WAKE UP CALL
Folks, apparently it is time for a big fat WAKE UP CALL for most investors out there, not surprising on the heels of a Santa Claus rally in the stock market and a bullish start to the New Year. Things are pretty much setting up according to plan, but only a true contrarian can jump into the raging rapids going against the tide. That is exactly what I am going to suggest you do, as it is a perfect storm setup for the beginning of 2012 and I am predicting a major selloff in stocks and commodities starting….NOW.
Crude oil is fast approaching critical long term topside resistance, which lies in a $2 range near the highs of 2011 under $115/barrel, with the resistance band between $114-$116. An ultimate Fib resistance point at $120 should hold as a major trend indicator. Regardless of topside resistance the crude oil market broke out of near term resistance last week, breaking above what appeared to be a down sloping trend line at $103. It fits perfectly that crude oil would penetrate thru that weak resistance and create a suckers’ rally to coincide with the recent breakout in the S&P500, as both markets’ correlation have been trading in relative tandem for some time. I recommend bear put spreads in crude or perhaps something more aggressive on a short term time frame like a ratio put backspread. Natural gas remains a long term call buying opportunity to play upside volatility.
The S&P500 likely completed a bullish Mound Ladle Formationtm and based on that it is setup to see strong downside starting sometime this week or early next week. The timing of a reversal off a MLF can be tricky as two scenarios typically unfold – an immediate sharp reversal or slightly uptrending channel which can last several weeks, both of which should ultimately result in strong selling. That being said the fundamental influences – the EU, U.S. dollar and correlated commodity prices – all suggest a greater likelihood of near term volatility and therefore an immediate selloff scenario is believed to be more likely. The dollar has rebounded nicely from a minor retracement and this week’s Fed speak, earnings reports and possible credit downgrades in the euro zone should all prove dollar bullish. The yen remains a buy and I continue to stand by my forecast that:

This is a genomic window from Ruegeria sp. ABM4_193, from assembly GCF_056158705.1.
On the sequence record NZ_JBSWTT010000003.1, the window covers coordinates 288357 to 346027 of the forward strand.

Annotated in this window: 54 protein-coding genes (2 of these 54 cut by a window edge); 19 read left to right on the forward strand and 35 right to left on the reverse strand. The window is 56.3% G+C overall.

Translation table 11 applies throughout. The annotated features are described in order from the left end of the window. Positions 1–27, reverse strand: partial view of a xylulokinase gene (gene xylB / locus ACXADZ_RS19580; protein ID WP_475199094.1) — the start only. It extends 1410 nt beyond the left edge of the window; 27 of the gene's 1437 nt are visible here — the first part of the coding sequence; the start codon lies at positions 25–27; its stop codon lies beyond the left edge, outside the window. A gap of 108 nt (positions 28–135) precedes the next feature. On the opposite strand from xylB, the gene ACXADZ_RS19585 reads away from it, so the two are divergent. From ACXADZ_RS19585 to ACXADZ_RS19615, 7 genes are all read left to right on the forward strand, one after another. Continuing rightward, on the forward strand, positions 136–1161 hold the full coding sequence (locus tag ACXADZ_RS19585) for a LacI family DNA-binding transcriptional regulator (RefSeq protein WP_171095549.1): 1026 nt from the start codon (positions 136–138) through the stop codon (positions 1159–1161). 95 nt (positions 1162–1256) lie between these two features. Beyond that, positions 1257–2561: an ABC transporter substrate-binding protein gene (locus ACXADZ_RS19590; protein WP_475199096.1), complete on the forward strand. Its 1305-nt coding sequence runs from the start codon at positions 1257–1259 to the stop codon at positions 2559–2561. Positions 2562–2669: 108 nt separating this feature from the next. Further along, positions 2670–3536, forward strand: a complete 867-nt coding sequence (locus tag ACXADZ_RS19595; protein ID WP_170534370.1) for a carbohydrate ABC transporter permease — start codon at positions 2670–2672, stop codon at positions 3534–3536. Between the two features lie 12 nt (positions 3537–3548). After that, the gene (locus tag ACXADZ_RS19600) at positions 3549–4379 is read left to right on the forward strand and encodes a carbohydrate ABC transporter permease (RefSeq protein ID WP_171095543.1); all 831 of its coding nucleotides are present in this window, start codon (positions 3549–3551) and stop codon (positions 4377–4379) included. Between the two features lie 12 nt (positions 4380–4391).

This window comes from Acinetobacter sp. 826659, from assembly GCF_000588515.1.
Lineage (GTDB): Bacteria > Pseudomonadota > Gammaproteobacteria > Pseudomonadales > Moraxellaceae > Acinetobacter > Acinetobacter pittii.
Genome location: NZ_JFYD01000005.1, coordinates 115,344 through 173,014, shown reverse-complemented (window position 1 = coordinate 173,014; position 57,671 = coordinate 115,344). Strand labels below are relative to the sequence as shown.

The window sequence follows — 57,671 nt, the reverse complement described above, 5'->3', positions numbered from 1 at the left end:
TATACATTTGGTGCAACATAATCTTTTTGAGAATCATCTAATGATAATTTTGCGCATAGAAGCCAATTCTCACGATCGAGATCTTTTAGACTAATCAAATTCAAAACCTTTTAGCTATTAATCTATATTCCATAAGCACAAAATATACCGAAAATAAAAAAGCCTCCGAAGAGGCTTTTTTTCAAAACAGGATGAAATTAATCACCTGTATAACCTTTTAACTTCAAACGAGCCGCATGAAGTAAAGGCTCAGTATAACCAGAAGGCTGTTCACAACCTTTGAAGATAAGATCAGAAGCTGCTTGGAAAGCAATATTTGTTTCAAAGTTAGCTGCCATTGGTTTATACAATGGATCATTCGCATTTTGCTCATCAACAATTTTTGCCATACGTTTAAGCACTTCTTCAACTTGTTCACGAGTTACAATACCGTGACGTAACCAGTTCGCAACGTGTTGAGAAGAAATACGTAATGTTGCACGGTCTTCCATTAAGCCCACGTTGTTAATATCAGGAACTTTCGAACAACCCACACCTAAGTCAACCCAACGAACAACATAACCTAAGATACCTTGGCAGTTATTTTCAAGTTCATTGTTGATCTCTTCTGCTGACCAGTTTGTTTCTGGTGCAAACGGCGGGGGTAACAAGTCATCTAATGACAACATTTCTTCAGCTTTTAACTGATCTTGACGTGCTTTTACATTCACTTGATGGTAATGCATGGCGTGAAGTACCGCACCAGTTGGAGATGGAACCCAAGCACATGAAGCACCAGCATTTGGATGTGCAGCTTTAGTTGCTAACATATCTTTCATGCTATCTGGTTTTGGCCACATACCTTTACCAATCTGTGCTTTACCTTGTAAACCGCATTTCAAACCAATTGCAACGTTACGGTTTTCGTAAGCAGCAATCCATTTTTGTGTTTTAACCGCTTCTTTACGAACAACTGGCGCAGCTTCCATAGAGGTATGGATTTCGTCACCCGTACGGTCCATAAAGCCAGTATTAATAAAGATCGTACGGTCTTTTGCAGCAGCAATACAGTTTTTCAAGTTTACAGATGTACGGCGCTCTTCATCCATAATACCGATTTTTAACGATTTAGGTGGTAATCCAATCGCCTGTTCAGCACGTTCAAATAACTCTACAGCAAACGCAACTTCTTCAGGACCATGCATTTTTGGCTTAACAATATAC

The Japanese Yen futures will hit 140 before it hits 80 or I will quit writing the Weekend Commodities Review...forever.
A solid rally in grains correlated to the general stock and commodities rally over the past few weeks, but lacks momentum for further upside. I recommend put plays in beans and corn, with a spread trade of long wheat against short corn on the futures side. Rice remains a bear market with puts recommended.
Cattle surged a couple of weeks ago, only to set a strong top and setup an epic failure. I highly recommend shorting on bounces and developing put strategies if you haven’t done so already. Feb cattle should remain well below critical resistance under 125. Hogs are congesting, or seemingly just taking a breather from the heavy selling, and I suspect more downside is forthcoming.
Past performance is not indicative of future results.
Charts courtesy of Gecko Software's TracknTrade
Gold rebounded to set a nice near term double top and bearish head and shoulders. Overall both gold and silver have a longer term choppy downtrending price action. Copper is a strong short long term.
Coffee is lulling traders to sleep, but at these lofty prices I would not anticipate the choppy downtrend to persist much longer – heavy selling should be expected, with either a long strangle or just straight deep out of the money puts recommended. Cocoa downside target is 30% lower, so needless to say sell the bounces. Cotton is avoidable, albeit bearish. OJ and sugar both remain sells in a softs sector that has little reason to be bullish at these high prices amid a strengthening U.S. dollar and questionable global economy hurting demand.
Head analyst for MoundReport.com
Disclaimer: There is risk of loss in all commodities trading. Losses can exceed your account size and/or margin requirements. Commodities trading can be extremely risky and is not for everyone. Some option strategies have unlimited risk. Educate yourself on the risks and rewards of such investing prior to trading. Past Performance is not indicative of future results. Information provided is compiled by sources believed to be reliable. JMTG or its principals assume no responsibility for any errors or omissions as the information may not be complete or events may have been cancelled or rescheduled. Options do not necessarily move in lock step with the underlying futures movement. Any copy, reprint, broadcast or distribution of this report of any kind is prohibited without the express written consent of James Mound Trading Group LLC.